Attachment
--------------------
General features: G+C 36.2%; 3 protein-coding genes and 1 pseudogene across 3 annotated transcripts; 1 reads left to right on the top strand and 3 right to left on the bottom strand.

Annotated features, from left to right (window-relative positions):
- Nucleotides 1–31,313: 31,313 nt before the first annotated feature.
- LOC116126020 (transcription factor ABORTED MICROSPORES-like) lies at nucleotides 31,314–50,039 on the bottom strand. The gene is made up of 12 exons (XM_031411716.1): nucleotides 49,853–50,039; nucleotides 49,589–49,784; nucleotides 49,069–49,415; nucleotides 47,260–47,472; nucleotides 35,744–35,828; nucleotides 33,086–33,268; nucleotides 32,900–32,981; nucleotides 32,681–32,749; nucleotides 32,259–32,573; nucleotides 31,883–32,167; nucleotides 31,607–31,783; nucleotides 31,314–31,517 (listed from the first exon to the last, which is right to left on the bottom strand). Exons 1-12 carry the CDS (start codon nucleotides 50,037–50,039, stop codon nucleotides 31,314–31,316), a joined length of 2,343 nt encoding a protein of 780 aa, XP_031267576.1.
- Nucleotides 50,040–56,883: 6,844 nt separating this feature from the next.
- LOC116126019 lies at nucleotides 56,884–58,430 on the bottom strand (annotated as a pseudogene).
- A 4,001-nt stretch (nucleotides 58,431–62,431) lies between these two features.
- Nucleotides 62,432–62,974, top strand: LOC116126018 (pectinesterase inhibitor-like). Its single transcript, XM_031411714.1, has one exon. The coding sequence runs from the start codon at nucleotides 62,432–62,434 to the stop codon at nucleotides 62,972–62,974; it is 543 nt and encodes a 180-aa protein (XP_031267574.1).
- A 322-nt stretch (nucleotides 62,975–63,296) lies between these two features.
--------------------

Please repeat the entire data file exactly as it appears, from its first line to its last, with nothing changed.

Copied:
General features: G+C 36.2%; 3 protein-coding genes and 1 pseudogene across 3 annotated transcripts; 1 reads left to right on the top strand and 3 right to left on the bottom strand.

Annotated features, from left to right (window-relative positions):
- Nucleotides 1–31,313: 31,313 nt before the first annotated feature.
- LOC116126020 (transcription factor ABORTED MICROSPORES-like) lies at nucleotides 31,314–50,039 on the bottom strand. The gene is made up of 12 exons (XM_031411716.1): nucleotides 49,853–50,039; nucleotides 49,589–49,784; nucleotides 49,069–49,415; nucleotides 47,260–47,472; nucleotides 35,744–35,828; nucleotides 33,086–33,268; nucleotides 32,900–32,981; nucleotides 32,681–32,749; nucleotides 32,259–32,573; nucleotides 31,883–32,167; nucleotides 31,607–31,783; nucleotides 31,314–31,517 (listed from the first exon to the last, which is right to left on the bottom strand). Exons 1-12 carry the CDS (start codon nucleotides 50,037–50,039, stop codon nucleotides 31,314–31,316), a joined length of 2,343 nt encoding a protein of 780 aa, XP_031267576.1.
- Nucleotides 50,040–56,883: 6,844 nt separating this feature from the next.
- LOC116126019 lies at nucleotides 56,884–58,430 on the bottom strand (annotated as a pseudogene).
- A 4,001-nt stretch (nucleotides 58,431–62,431) lies between these two features.
- Nucleotides 62,432–62,974, top strand: LOC116126018 (pectinesterase inhibitor-like). Its single transcript, XM_031411714.1, has one exon. The coding sequence runs from the start codon at nucleotides 62,432–62,434 to the stop codon at nucleotides 62,972–62,974; it is 543 nt and encodes a 180-aa protein (XP_031267574.1).
- A 322-nt stretch (nucleotides 62,975–63,296) lies between these two features.